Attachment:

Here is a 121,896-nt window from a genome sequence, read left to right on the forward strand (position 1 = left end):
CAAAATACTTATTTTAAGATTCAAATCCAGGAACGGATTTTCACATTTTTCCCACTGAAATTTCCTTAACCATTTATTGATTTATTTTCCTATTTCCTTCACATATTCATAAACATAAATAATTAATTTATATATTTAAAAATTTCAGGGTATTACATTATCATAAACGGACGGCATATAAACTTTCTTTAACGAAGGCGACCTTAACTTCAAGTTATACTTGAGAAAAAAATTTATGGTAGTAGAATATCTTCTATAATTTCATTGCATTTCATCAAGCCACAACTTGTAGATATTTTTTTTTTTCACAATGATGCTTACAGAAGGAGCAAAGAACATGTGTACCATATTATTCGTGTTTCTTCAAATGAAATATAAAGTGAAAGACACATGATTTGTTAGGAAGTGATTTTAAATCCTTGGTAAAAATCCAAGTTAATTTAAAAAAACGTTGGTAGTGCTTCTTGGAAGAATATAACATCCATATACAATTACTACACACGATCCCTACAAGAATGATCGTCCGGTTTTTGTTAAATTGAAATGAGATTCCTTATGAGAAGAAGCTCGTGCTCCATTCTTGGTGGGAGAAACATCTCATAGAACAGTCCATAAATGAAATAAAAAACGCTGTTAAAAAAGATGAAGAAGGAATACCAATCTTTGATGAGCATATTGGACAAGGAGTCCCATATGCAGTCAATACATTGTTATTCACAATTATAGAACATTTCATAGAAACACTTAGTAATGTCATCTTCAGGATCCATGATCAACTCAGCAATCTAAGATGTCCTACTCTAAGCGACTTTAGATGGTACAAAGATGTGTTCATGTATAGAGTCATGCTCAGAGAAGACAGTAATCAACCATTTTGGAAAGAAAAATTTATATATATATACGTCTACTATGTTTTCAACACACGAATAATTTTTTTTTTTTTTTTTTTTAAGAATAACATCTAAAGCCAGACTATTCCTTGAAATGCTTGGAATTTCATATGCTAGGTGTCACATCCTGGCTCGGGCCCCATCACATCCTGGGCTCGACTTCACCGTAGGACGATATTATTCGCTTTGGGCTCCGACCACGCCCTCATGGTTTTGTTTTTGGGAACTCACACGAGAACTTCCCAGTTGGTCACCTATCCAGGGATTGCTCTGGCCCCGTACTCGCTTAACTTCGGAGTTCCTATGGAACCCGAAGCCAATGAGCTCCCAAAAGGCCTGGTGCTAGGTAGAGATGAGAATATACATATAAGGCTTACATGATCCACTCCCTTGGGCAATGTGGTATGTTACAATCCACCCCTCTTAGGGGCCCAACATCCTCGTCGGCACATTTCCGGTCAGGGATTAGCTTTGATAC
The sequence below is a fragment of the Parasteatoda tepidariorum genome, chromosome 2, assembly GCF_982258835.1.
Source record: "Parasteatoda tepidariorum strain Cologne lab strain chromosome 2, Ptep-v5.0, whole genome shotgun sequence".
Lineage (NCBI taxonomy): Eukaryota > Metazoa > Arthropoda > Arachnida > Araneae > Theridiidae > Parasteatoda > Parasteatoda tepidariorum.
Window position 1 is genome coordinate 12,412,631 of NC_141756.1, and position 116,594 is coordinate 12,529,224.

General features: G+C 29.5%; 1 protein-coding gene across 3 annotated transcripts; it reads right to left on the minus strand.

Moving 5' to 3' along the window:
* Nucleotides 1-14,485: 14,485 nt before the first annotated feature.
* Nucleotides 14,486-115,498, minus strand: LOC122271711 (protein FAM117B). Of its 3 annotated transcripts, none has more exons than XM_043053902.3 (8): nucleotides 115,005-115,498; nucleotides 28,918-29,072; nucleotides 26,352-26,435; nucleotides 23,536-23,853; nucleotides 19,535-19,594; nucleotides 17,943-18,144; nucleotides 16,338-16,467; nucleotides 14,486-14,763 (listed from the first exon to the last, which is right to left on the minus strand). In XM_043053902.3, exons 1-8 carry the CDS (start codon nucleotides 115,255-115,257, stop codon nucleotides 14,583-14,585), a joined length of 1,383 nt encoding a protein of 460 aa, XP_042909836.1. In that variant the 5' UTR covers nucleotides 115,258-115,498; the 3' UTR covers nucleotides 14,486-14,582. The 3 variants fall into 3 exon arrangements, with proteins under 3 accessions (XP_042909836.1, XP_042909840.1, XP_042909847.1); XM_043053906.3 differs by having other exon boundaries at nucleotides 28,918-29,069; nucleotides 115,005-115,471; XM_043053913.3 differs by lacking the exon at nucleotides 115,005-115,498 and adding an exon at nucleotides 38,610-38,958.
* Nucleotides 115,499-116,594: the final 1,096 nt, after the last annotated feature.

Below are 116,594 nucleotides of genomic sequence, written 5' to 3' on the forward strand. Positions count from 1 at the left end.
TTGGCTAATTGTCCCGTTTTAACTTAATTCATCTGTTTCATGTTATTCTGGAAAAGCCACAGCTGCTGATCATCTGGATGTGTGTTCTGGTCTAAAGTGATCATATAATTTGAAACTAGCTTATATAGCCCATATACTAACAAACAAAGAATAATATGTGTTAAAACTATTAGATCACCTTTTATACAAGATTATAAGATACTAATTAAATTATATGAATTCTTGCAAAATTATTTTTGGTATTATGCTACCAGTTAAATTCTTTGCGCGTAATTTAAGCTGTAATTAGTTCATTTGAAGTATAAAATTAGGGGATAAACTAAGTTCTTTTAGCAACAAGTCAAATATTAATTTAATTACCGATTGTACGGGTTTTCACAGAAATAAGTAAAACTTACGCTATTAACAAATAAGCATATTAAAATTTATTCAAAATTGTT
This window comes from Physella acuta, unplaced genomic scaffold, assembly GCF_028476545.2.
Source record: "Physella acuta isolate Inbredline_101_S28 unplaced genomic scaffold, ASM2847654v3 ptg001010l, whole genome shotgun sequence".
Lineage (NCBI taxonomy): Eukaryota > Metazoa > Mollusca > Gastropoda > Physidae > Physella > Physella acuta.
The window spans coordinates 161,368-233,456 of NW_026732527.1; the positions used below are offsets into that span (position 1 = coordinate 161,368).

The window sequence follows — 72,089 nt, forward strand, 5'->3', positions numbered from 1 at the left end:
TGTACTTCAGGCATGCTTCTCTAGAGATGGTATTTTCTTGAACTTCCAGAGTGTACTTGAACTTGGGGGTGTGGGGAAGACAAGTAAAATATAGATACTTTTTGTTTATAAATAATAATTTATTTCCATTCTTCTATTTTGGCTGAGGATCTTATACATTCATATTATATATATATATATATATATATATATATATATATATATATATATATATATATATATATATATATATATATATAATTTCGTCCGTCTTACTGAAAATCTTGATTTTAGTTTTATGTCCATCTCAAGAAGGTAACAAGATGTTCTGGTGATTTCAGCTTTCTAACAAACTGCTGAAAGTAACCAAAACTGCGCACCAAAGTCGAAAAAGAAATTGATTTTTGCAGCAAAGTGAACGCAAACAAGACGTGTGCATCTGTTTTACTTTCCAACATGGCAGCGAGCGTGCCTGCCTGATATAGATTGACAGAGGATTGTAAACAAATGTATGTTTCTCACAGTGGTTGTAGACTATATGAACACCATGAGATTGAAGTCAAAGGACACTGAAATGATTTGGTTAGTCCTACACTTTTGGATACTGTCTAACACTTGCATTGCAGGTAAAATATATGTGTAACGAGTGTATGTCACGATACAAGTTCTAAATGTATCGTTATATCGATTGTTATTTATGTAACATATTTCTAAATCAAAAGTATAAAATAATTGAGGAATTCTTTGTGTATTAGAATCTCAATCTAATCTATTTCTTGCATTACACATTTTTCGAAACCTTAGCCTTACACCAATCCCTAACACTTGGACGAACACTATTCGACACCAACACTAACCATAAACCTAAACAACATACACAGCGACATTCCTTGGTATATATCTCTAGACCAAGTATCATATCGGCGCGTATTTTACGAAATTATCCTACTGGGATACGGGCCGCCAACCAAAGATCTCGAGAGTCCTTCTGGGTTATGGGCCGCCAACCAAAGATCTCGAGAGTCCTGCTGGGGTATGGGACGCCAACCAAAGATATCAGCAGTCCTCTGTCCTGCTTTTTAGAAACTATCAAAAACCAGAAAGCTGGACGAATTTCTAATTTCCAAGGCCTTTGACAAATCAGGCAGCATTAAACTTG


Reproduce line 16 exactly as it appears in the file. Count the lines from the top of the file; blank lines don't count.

Lineage (NCBI taxonomy): Eukaryota > Metazoa > Mollusca > Gastropoda > Physidae > Physella > Physella acuta.